Plenty of small molecules extracted from traditional Chinese herbal medicines have been reported to regulate induction of pro-inflammatory factors through the classical IκB-α-NF-κB pathway. For instance, oregonin was found to inhibit iNOS gene transcription by reducing the nuclear translocation of NF-κB in LPS-stimulated microglia [21]; curcumin suppresses the expression of NF-κB-dependent genes in rats [22]. A monomer of stilbene from a traditional Chinese herbal medicine polygonummultiflorum, 2,3,4’ ,5-tetrahydroxystilbene 2-O-β-D-glucoside (TSG), has also been found to attenuate inflammatory responses [23]. Its anti-inflammatory function was supported by the following evidence: 1) TSG suppresses COX-2 expression in a carrageenin-induced rat paw edema model [24]; 2) TSG reduces NO levels in serum and the aorta in atherosclerotic rats [25]; and 3) TSG decreases iNOS expression and infarct volume in the ischemic brain [26]. In the third case, the effect of TSG was explained by the suppression of NF-κB nuclear translocation in neurons but not in microglia [26]. In the present study, in view of the great importance of microglia in CNS disorders associated with inflammation [27, 28], we explored the effect and mechanism of TSG on LPS-mediated inflammatory response in microglia. We found that TSG reduces iNOS expression and NO, TNF-α, and IL-6 release in microglia in a way that is independent of MAPK-IκB-α-NF-κB activation but likely represses NF-κB binding activity.

Methods

Chemicals and reagents

DMEM/F12 was obtained from Gibco Invitrogen Corporation (Carlsbad, CA, USA). Heat-inactivated FBS was purchased from Hyclone (Logan, UT, USA). TSG was the product of the National Institute for the Control of Pharmaceutical and Biological Products (Beijing, China). LPS, poly-L-lysine, and Hoechst 33258 were purchased from Sigma (Saint Louis, MO, USA). Antibodies against iNOS, IκB-α, p-NF-κB, NF-κB, Histone H2A, ERK1/2, phospho-ERK1/2, and glyceraldehyde-3-phosphate dehydrogenase (GAPDH) were purchased from Cell Signaling Technology (Beverly, MA, USA). Protein A/G PLUS-Agarose and antibodies against caspase-3, p38, phospho-p38, JNK, and phospho-JNK were the products of Santa Cruz Biotechnology (Santa Cruz, CA, USA). Other related agents were purchased from commercial suppliers. All drugs were prepared as stock solutions, and stock solutions were stored at -20°C.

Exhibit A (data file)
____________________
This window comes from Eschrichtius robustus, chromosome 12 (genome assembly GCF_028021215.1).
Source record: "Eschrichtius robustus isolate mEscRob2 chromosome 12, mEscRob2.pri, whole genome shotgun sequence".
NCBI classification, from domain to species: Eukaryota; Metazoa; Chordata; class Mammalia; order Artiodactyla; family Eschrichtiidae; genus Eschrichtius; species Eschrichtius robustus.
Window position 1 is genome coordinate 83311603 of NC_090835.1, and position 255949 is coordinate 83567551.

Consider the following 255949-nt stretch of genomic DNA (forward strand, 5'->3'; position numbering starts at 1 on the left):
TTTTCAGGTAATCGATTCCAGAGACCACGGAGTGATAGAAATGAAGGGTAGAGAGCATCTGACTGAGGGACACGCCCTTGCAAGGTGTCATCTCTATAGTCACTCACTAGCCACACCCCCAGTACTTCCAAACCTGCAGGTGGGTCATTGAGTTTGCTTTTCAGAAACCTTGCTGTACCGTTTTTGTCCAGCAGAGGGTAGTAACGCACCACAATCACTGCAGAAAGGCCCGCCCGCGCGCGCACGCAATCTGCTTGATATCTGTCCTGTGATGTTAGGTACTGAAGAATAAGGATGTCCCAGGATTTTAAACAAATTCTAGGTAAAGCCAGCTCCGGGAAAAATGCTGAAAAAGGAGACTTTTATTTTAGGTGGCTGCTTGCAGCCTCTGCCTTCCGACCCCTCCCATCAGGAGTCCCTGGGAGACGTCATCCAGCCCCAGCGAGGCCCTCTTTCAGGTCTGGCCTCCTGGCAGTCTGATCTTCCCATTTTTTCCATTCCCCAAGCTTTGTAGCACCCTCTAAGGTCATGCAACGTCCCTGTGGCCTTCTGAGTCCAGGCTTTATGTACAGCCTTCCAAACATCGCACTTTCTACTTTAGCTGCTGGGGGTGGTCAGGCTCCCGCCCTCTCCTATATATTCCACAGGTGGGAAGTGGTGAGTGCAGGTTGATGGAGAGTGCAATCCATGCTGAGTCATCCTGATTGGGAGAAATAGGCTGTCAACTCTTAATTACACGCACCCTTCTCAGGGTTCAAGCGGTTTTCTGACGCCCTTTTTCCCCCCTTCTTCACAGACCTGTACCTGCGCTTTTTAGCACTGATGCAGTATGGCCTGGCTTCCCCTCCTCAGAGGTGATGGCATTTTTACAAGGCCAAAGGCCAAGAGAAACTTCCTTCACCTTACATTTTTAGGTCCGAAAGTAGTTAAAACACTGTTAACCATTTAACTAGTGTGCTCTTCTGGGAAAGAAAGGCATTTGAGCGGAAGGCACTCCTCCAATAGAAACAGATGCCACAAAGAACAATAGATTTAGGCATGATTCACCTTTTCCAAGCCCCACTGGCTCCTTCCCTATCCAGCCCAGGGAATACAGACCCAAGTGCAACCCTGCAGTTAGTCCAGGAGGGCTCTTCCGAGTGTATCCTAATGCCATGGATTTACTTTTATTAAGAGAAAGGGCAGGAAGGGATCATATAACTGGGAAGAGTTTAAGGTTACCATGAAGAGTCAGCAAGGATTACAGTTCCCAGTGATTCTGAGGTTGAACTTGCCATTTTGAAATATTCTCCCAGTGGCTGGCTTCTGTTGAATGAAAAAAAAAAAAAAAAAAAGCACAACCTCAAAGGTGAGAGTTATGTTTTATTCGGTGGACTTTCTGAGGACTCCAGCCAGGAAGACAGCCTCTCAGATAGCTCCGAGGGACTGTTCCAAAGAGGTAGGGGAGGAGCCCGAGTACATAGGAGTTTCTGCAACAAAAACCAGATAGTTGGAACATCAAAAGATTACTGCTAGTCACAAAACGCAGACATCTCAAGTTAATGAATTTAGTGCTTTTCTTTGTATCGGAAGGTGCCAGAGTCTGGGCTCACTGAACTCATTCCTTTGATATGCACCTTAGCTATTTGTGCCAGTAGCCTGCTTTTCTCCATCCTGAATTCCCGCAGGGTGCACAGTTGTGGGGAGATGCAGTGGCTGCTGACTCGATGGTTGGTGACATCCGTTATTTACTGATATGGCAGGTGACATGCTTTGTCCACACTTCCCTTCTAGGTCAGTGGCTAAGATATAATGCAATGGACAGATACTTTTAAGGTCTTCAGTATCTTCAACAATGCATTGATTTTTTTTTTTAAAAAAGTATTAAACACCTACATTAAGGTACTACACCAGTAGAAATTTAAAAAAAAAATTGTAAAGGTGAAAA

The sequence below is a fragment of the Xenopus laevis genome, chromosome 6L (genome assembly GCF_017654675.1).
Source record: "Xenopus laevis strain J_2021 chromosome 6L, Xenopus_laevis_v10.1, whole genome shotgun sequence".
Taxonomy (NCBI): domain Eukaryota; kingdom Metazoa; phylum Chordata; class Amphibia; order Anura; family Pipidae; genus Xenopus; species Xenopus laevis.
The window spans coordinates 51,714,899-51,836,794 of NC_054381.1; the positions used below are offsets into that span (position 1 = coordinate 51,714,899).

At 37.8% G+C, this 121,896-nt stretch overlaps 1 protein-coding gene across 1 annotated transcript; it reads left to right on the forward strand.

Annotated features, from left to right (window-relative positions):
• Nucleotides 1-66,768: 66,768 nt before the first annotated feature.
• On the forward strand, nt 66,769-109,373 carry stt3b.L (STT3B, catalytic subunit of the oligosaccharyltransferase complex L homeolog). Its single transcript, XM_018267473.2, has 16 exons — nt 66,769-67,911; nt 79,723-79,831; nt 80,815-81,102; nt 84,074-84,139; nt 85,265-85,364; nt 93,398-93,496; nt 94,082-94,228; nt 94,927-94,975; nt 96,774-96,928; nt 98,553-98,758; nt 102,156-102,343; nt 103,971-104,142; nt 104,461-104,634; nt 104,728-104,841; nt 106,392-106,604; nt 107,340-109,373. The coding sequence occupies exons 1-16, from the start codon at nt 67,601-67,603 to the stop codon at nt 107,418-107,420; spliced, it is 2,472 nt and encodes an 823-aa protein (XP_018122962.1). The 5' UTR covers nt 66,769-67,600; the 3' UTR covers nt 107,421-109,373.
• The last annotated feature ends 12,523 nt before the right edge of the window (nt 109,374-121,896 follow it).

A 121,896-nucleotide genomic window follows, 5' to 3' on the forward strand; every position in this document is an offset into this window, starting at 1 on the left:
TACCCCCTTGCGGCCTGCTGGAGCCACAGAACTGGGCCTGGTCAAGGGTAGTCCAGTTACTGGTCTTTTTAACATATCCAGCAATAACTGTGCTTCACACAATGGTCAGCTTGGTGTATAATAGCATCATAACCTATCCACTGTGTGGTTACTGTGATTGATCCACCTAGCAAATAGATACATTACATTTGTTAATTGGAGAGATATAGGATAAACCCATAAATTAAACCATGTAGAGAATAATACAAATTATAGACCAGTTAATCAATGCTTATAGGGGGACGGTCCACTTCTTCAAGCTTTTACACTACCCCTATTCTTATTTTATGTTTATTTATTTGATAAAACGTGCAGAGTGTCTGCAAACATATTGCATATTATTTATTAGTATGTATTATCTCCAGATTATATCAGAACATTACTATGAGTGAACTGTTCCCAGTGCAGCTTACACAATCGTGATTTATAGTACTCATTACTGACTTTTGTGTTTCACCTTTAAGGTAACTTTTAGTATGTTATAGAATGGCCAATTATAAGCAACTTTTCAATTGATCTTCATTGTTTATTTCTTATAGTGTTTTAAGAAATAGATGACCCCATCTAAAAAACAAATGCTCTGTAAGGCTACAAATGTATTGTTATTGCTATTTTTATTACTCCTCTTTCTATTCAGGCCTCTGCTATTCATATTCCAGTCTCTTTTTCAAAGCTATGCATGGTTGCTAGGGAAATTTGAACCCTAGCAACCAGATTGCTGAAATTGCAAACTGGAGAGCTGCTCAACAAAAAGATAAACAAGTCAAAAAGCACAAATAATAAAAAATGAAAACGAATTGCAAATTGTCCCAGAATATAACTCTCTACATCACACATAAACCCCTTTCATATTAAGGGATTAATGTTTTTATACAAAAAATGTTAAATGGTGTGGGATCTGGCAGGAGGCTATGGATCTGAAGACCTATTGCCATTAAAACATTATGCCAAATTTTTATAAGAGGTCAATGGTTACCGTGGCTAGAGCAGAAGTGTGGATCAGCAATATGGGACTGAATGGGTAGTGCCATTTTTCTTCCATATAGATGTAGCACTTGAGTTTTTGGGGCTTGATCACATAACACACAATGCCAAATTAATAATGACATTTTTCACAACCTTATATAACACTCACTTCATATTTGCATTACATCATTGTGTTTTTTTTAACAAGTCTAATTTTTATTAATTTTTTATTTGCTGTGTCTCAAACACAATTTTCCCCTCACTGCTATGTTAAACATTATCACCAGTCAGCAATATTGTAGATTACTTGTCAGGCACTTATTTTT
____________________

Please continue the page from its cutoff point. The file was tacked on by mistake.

Cell preparation

BV-2 cells were grown in DMEM/F12 with 10% FBS. The use of mice was approved by the University Animal Ethics Committee of Nantong University (Permit Number: 2110836). Mouse primary cultured brain cells were prepared as described previously with some modifications [29]. Briefly, newborn (day 0 to 1) C57/BL6 mice were decapitated, hippocampus were then removed and digested with 0.125% trypsin for 15 minutes at 37°C. Followed by trituration and centrifugation at 118 g for 6 minutes, cells were re-suspended and plated on poly-L-lysine (1 mg/mL)-coated culture flasks. For preparation of hippocampal neurons, the single-cell suspension was cultured in DMEM/F12 supplement with 2% B27 and 1% penicillin-streptomycin (100 U/mL), and the medium was replaced every 3 days. For preparation of primary microglia, the individual cell suspensions were cultured in DMEM/F12 supplement with 10% FBS and 1% penicillin-streptomycin (100 U/mL). This medium was replaced every 3 days. After 12 days, mixed cells were shaken gently overnight (37°C, 18 h), and the supernatants were collected and plated on the new poly-L-lysine-coated culture flasks. All cells were maintained in a 37°C incubator containing 95% air and 5% CO2.

Cell viability assay

Cell viability was measured using MTT Cell Proliferation and Cytotoxicity Assay Kit (Bi Yuntian Biological Technology Institution, Shanghai, China). Briefly, methylthiazolyldiphenyl-tetrazolium bromide (5 mg/mL) was dissolved in prepared MTT-dissolved solutions and kept at -20°C. After washing with PBS, the cells in plates were added 20 μL of MTT solutions and kept at 37°C for 4 h. The blue crystals were dissolved in formazan-dissolved solutions. The absorbance was read at 570 nm.

Western blot

To extract the total proteins, cells were lysed on ice for 30 minutes in lyses buffer (50 mM Tris–HCl, pH 7.4, 1 mM EDTA, 100 mM NaCl, 20 mM NaF, 3 mM Na3VO4, 1 mM PMSF with 1% (v/v) Nonidet P-40, and protease inhibitor cocktail). The lysates were centrifuged at 12,000 g for 16 minutes, and the supernatants were harvested. After denaturation, 30 μg of protein was separated on 10% SDS/PAGE gels and then transferred to nitrocellulose membranes (Bio-Rad, Hercules, CA, USA). After blocking with 5% nonfat dried milk powder/Tris-buffered saline Tween-20 (TBST) for 1 h, membranes were probed with 1:500 primary antibodies against iNOS, caspase-3, IκB-α, p-NF-κB, NF-κB, ERK1/2, p-ERK1/2, JNK, p-JNK, p38, p-p38, and Histone H2A or 1:10,000 primary antibody against GAPDH overnight at 4°C. Primary antibodies were then removed by washing the membranes three times in TBST. Membranes were further incubated for 2 h at room temperature with IRDye 680-labeled secondary antibodies (1:3,000 to 1:5,000). Finally immunoblots were visualized by scanning using the Odyssey CLx western blot detection system. Isolated cytoplasmic and nuclear proteins were normalized to GAPDH and Histone-H2A respectively. The band density was quantified using Image J software.